Mahale Mountains National Park
Set deep in the heart of the African interior, inaccessible by road, Mahale Mountains, like its northerly neighbour Gombe Stream, is home to some of Africa’s last remaining wild chimpanzees: a population of roughly 800, habituated to human visitors by a Japanese research project founded in the 1960s. Trekking the chimps of Mahale is a magical experience.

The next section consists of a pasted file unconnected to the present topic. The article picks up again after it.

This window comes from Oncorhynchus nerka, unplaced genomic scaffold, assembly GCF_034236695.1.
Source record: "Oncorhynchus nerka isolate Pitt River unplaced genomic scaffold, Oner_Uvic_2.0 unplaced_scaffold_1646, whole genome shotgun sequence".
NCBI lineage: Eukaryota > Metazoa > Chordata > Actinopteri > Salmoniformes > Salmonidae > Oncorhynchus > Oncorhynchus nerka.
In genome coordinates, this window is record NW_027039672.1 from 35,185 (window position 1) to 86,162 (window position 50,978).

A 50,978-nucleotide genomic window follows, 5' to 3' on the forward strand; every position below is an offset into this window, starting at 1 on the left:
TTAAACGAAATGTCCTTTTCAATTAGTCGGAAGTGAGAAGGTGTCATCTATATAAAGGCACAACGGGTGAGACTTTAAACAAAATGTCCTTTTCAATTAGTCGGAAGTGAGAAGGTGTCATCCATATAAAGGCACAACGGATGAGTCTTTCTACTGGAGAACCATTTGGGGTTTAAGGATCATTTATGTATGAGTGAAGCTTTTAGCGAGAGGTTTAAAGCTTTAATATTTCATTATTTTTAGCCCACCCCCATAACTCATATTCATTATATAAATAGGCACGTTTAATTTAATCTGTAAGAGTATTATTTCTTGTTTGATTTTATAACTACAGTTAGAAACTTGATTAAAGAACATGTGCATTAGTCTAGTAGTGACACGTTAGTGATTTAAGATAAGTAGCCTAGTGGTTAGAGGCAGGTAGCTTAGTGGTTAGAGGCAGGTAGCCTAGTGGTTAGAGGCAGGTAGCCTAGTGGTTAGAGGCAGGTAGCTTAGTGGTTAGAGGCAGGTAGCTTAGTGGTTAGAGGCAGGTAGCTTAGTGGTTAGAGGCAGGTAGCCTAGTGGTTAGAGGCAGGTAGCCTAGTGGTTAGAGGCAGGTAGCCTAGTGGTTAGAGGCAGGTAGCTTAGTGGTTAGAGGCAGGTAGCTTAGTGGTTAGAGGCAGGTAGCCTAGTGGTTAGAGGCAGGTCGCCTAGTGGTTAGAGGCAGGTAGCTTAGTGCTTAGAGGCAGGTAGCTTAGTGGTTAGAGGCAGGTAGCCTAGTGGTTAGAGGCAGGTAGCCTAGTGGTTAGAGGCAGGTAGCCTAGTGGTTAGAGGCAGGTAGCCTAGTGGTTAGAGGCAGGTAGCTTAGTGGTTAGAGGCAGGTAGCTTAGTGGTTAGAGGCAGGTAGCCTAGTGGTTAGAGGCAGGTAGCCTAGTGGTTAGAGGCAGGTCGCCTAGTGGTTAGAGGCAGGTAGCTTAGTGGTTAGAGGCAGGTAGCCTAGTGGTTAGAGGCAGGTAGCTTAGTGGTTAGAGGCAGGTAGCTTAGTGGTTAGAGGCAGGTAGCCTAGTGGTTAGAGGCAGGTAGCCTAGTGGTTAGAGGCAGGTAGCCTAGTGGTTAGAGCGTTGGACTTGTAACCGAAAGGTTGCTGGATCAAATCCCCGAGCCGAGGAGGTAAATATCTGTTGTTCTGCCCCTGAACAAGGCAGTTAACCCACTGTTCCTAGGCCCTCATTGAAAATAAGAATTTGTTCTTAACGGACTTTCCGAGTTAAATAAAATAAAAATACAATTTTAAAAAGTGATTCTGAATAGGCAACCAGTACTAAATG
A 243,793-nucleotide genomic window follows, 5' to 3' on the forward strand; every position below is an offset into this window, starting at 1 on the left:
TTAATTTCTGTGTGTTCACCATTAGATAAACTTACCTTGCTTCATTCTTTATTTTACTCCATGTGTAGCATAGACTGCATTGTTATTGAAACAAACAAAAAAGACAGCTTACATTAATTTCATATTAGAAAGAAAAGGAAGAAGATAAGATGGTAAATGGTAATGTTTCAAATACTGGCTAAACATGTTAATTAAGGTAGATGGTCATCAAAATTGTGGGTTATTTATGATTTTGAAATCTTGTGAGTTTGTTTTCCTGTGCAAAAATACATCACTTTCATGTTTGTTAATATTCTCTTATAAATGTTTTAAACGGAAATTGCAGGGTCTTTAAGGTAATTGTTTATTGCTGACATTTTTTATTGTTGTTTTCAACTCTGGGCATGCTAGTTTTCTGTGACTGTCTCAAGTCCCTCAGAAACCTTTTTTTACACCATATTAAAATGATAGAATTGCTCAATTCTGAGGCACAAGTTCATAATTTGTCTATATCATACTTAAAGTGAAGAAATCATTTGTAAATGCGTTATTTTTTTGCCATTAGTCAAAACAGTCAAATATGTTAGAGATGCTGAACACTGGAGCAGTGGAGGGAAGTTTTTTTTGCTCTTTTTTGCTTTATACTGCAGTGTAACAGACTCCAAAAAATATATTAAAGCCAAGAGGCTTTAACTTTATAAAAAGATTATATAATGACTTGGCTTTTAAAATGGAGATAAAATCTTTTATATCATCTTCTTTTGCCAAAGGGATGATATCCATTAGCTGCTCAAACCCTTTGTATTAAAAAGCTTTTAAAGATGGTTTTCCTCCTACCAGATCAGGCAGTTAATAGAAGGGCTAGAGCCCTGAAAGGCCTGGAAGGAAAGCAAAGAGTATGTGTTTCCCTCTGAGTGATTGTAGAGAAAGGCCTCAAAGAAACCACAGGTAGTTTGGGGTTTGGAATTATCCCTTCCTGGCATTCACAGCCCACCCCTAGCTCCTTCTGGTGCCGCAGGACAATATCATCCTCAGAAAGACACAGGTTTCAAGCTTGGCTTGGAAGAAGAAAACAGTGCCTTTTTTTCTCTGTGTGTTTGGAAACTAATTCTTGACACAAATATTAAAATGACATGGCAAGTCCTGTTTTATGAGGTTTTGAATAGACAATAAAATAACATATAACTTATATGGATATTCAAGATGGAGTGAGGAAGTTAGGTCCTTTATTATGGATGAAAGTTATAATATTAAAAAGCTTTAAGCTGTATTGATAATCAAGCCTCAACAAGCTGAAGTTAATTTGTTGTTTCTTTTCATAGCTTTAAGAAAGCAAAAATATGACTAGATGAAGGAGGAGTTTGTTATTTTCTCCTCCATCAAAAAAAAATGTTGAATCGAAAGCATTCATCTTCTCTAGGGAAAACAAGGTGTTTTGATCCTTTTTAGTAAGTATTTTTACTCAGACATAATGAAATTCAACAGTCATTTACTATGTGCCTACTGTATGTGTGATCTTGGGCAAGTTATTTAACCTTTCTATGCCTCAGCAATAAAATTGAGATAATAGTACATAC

The area of 1,613 sq kilometers is also known as Nkungwe, after the park’s largest mountain, held sacred by the local Tongwe people, and at 2,460 metres (8,069 ft) the highest of the six prominent points that make up the Mahale Range. And while chimpanzees are the star attraction, the slopes support a diverse forest fauna, including readily observed troops of red colobus, red-tailed and blue monkeys, and a kaleidoscopic array of colourful forest birds. You can trace the Tongwe people’s ancient pilgrimage to the mountain spirits, hiking through the montane rainforest belt – home to an endemic race of Angola colobus monkey – to high grassy ridges chequered with alpine bamboo. Then bathe in the impossibly clear waters of the world’s longest, second-deepest and least polluted freshwater lake – harbouring an estimated 1,000 fish species – before returning as you came, by boat.